HIDALGO COUNTY, N.M. » A white pickup truck rumbled along the barbed-wire fence that divides the United States and Mexico, toward a crude gate nicknamed Mingas, carved by drug smugglers to bring their supply across the border.
On U.S. soil, Daniel Algarate Martinez, a Border Patrol agent, gripped his rifle, staring at the truck that approached on the other side of the divide. A coyote howled in the distance. The truck, loaded with logs, raced past him, past Mingas, and kept on going.
"I wonder what he has under that wood," Algarate Martinez mumbled.
The path to the Mingas gate is a circuitous and sorry dirt trail of unpredictable dangers, brought by the desert, the remoteness and the illicit drug trade. It is on the eastern edge of the Bootheel in New Mexico’s southwest corner, where the border juts down and Mexico stands briefly to America’s east, one of the most remote spots in the roughly 2,000 miles where the countries intersect.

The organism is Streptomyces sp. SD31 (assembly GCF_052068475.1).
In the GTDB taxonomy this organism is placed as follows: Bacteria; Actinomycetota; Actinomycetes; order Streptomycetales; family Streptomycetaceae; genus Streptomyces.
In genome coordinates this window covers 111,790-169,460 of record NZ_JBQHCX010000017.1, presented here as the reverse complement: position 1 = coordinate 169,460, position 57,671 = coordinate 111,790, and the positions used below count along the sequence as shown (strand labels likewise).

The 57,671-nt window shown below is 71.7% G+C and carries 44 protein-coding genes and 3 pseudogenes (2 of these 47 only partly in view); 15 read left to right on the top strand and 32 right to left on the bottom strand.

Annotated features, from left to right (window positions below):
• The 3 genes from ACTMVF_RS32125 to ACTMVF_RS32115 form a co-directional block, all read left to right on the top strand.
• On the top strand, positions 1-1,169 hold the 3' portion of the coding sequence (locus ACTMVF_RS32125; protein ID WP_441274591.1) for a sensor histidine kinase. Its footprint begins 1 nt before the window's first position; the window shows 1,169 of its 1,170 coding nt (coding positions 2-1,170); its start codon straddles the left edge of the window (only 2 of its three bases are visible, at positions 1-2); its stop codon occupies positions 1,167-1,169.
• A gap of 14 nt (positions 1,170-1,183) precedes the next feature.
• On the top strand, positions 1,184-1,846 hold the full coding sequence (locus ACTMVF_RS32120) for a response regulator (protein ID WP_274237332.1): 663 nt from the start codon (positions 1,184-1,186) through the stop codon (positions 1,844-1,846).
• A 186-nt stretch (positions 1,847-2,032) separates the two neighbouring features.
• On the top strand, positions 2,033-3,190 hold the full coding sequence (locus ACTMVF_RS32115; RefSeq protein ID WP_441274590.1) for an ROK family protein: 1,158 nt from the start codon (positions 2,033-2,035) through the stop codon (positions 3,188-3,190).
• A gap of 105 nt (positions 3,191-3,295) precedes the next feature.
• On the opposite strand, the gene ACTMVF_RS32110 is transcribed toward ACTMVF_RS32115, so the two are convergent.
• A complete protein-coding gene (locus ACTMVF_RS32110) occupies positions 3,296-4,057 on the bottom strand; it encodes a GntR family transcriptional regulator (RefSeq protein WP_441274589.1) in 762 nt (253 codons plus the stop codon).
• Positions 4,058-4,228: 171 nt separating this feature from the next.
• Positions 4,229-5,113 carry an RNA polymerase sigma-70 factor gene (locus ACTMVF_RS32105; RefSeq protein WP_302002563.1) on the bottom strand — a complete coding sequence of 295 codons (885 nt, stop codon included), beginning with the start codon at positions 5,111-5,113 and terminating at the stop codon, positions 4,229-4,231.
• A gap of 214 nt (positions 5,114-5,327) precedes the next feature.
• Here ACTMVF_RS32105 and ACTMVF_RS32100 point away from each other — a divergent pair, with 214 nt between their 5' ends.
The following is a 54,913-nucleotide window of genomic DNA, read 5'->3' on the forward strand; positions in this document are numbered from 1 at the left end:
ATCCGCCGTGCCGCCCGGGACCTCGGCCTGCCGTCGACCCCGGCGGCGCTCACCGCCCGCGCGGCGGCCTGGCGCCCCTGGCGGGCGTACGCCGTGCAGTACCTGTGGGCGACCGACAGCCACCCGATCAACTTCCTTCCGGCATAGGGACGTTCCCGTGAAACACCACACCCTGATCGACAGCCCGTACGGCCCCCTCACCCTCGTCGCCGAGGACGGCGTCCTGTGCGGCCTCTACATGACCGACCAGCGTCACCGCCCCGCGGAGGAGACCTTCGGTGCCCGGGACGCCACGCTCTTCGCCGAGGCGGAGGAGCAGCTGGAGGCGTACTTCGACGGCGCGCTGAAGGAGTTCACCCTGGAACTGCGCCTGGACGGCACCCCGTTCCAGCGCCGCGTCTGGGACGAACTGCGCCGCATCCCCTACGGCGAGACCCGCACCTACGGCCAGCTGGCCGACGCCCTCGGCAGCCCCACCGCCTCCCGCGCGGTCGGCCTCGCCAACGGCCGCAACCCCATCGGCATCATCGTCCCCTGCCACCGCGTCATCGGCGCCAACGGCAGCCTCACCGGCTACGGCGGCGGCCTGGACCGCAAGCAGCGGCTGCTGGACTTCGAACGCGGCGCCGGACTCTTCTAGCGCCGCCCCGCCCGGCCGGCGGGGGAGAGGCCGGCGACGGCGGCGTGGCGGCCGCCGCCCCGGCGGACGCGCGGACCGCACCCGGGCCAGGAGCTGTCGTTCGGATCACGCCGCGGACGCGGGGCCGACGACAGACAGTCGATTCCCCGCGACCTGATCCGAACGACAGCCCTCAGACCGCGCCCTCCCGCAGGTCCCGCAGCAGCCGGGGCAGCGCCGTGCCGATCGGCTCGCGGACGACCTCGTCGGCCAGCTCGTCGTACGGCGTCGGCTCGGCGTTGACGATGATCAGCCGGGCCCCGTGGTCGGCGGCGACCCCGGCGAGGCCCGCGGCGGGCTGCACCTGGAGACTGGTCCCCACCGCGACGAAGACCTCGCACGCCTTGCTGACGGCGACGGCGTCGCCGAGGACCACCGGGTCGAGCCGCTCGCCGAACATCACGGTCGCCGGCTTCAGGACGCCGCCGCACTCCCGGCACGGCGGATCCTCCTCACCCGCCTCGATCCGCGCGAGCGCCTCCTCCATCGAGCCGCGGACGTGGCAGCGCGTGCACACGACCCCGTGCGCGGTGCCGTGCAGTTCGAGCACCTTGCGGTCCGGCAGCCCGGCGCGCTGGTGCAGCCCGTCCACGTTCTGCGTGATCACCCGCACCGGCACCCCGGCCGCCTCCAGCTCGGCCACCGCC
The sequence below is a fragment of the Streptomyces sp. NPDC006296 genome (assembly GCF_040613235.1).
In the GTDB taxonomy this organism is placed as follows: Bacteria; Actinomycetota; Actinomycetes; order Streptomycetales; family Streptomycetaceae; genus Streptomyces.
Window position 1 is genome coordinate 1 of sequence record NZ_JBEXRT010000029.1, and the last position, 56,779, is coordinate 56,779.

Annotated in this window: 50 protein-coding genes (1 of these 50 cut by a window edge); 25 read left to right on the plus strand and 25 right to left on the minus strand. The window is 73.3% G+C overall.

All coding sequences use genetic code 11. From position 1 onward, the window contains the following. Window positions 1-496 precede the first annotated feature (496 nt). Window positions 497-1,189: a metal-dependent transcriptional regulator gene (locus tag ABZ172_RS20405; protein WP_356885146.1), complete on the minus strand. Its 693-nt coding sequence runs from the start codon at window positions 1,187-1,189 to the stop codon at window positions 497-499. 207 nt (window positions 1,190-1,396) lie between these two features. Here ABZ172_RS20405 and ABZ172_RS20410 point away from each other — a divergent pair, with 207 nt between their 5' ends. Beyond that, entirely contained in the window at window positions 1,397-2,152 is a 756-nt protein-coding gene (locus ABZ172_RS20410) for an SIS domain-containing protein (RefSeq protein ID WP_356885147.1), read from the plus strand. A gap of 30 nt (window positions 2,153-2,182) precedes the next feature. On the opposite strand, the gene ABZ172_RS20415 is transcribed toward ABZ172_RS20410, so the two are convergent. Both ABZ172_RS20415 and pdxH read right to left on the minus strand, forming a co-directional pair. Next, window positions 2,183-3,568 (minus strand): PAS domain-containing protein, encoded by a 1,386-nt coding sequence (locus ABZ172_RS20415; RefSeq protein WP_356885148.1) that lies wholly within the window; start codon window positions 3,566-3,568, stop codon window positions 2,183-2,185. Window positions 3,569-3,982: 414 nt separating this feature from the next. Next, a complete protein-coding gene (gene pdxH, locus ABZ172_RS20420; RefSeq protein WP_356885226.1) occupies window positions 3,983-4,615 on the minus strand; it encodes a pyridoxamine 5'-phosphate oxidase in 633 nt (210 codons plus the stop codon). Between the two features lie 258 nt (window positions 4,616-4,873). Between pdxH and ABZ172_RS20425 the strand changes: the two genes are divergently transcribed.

The closest Border Patrol station is about 60 miles away, an eternity in a region where most roads were cut by ranchers’ tractors and cattle hooves. The closest agents are much closer these days, though, stationed for days in outposts deep in the Chihuahuan desert, so close to Mexico that the lights of its farms are the often the only noticeable sign of human life.
The agents sleep in bunk beds, sharing meals in a communal kitchen next to lounges where TV sets are perennially tuned in to ESPN. Water comes from wells. Diesel tanks hold fuel for the vehicles. Dormitories, command centers and holding cells occupy modular buildings encircled by floodlights and chain-link fences, a setup modeled after the military’s forward-operating bases in Afghanistan.